The impact of the pandemic on early career researchers' work-life and scholarly communications: A quantitative aerial analysis

David Nicholas, Eti Herman, David Clark, Cherifa Boukacem-Zeghmouri, Blanca Rodríguez-Bravo, Abdullah Abrizah, Anthony Watkinson, David Sims, Marzena 'Świgoń, Jie Xu, Galina Serbina, Hamid R. Jamali, Carol Tenopir, Suzie Allard

Research output: Contribution to journalArticlepeer-review

2 Citations (Scopus)

Abstract

After two-years of repeat interviewing early career sciences/social sciences researchers from around the world about their work life and scholarly communications in pandemic-times, the Harbingers-2 project is in a position to release quantitative data on the pandemic's overall impact. The data comes from around 50 questions asked in the third and final round of interviews with 147 early career researchers (ECRs), which had a codifiable element to them (such as yes, no, do not know). The 19 scholarly topics covered include: pandemic-related research; research funding; changes to the workplace/working from home; pandemic-incurred stress and anxiety; teaching; employment security; career progression; mentoring; assessment (including metrics); collaboration; searching/finding information; ethics; networking; informal communication; publishing; sharing; pre-prints; outreach; and scholarly transformations. The main findings are that in six broad aspects of ECRs' work-life and scholarly behaviour, more than 50% of ECRs were impacted by the pandemic, with remote teaching having the greatest impact. By way of comparison, in another six aspects there was little change, least of all when it came to sharing activities. Among the countries studied, Malaysia stood out as being the most impacted, and of the disciplines it was the medical sciences and the soft social sciences most impacted.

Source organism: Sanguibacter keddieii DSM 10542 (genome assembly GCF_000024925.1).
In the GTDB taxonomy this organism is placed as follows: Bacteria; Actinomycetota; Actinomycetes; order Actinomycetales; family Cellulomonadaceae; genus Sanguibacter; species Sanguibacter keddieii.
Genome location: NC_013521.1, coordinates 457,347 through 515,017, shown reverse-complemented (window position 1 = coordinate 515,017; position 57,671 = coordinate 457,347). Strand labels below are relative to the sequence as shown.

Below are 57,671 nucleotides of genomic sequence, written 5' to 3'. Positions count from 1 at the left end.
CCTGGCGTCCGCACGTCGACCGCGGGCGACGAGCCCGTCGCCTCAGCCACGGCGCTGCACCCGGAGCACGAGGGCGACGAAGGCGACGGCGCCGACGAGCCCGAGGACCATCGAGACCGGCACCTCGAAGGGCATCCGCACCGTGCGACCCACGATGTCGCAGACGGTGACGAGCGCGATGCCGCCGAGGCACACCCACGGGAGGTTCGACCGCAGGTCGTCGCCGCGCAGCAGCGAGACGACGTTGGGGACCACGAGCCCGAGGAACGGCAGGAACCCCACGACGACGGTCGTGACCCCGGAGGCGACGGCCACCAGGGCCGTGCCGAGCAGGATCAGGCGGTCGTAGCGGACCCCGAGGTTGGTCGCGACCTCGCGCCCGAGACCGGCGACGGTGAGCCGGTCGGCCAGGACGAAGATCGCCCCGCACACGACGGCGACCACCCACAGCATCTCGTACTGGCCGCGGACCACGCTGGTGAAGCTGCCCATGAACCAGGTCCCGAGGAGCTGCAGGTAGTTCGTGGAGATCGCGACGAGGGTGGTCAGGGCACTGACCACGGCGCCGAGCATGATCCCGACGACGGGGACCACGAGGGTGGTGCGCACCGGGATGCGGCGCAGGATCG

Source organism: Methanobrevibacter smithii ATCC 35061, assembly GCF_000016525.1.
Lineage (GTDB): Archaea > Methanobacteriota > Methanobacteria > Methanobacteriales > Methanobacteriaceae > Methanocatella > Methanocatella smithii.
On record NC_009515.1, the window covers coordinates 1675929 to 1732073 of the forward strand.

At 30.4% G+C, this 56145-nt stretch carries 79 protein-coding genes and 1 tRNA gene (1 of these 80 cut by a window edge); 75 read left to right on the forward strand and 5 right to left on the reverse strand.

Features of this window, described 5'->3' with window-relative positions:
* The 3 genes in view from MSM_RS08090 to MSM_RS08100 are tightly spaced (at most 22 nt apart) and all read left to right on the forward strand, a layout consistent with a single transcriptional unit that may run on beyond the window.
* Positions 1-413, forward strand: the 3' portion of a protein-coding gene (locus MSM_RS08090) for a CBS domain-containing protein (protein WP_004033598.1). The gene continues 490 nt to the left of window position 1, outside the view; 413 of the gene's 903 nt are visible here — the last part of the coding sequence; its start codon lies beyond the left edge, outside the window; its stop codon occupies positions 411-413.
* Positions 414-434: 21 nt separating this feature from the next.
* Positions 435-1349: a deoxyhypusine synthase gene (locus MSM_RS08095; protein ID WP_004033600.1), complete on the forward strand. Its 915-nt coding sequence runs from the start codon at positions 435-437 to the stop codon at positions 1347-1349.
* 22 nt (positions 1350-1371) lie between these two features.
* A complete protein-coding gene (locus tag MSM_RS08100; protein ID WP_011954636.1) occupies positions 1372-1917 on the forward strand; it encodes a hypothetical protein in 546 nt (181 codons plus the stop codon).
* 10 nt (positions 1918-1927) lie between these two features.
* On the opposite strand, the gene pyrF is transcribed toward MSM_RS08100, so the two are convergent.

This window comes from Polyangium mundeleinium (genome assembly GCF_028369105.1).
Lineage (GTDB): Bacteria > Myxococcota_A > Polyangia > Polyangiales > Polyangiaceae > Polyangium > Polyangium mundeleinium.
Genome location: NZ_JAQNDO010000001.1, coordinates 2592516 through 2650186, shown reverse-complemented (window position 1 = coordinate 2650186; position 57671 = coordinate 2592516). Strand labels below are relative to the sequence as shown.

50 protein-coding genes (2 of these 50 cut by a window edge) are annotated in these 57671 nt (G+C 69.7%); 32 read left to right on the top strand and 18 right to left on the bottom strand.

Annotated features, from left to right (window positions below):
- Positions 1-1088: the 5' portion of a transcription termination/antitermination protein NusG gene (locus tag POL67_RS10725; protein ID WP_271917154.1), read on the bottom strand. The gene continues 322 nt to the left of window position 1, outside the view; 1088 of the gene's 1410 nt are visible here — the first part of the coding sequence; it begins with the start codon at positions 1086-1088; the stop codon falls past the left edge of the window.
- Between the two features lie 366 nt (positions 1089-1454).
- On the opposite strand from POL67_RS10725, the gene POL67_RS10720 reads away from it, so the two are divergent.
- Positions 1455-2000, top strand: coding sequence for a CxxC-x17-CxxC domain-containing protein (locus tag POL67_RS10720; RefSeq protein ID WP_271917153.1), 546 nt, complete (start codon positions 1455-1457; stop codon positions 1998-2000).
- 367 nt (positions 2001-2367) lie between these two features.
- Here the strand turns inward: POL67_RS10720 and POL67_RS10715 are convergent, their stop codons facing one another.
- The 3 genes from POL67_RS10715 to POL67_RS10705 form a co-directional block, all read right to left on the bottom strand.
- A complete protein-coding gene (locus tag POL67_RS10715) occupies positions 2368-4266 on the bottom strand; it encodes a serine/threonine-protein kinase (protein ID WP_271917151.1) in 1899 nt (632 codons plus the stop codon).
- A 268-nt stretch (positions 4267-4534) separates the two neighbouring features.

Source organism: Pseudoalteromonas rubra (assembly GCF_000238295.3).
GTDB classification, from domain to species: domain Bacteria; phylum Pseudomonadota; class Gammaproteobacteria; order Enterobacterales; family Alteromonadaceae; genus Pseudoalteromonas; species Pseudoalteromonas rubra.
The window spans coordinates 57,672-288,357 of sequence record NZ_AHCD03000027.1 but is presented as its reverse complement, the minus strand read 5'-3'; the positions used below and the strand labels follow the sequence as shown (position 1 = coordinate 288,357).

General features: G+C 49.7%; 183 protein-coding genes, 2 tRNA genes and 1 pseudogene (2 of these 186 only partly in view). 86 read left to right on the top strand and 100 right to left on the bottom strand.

Original languageEnglish
Pages (from-to)128-140
Number of pages13
JournalLearned Publishing
Volume36
Issue number2
Early online date17 Mar 2023
DOIs
Publication statusPublished - Apr 2023

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